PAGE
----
6 June 2022

Troubles Bill “slams door in the face of victims”

New Victims Commissioner, Ian Jeffers is to make representation to the Northern Ireland Affairs Committee to relay the “strong and legitimate concerns” amongst victims and survivors and legal experts in relation to the proposals outlined in the recently laid Legacy and Reconciliation Bill.

New Victims Commissioner, Ian Jeffers is to make representation to the Northern Ireland Affairs Committee to relay the “strong and legitimate concerns” amongst victims and survivorsand legal experts in relation to the proposals outlined in the recently laid Legacy and Reconciliation Bill. 

The Bill, which passed its first reading in Parliament by285 votes to 208, has been the subject of much criticism amongst victims and survivors and funded victims’ organisations.  

“I’ve heard, and agree with, the issues raised in the statement by Northern Ireland Human Rights Commissioner, Alyson Kilpatrick,” says Jeffers. “It is puzzling to me that what was established under the Good Friday Agreement and has a direct legal mandate to advise the Secretary of State, was not consulted during the process of developing the Bill.” 

Lack of consultation is a major criticism of the Bill. Whilst the Secretary of State has stated he and his team have consulted widely, no one seems to have had sight or indication of the direction the Bill would take prior to its publication.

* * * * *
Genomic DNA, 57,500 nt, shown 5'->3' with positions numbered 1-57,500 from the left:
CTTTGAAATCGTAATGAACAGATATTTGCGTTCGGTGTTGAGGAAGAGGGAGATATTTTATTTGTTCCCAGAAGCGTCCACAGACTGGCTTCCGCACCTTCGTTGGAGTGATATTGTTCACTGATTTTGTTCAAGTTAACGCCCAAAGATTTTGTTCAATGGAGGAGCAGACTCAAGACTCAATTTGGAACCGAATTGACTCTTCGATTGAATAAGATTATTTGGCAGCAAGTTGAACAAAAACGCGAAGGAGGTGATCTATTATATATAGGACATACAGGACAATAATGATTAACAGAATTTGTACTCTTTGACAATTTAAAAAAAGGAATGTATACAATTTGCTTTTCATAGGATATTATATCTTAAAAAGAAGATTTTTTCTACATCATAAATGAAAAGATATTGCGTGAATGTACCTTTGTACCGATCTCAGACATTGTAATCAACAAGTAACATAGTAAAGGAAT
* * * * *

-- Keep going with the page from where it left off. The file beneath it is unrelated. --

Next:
“The strength of opposition to this Bill is palpableamongst victims and survivors. One Forum memberdescribed the unilateral approach of the UK governmentas ‘undermining decades of work’ in striving to be victim-centred in addressing the past. The bill, if passed, will slam the door in the face of victims.” 

The argument has been put forward that because victims and survivors do not agree on any one approach, this was the only way.  

“I think that only highlights the complexity of being a post-conflict society. What is needed are options that can meet their varying needs. I have heard many victims and survivorssay that is exactly what Stormont House sought to do. 

“I fully appreciate that the Stormont House Agreement no longer has political buy-in across the spectrum but my place is not to mediate between political parties. My job is to advocate for victims.  

“My message to the NIAC, and to governments across these islands will be sit down together and work this out. Sit down with the agencies such as ourselves and the Human Rights Commission who are independent from party politics and work your way towards a solution that has buy-in both politically, and most crucially, from the families who are most impacted by whatever comes out of these proposals.” 

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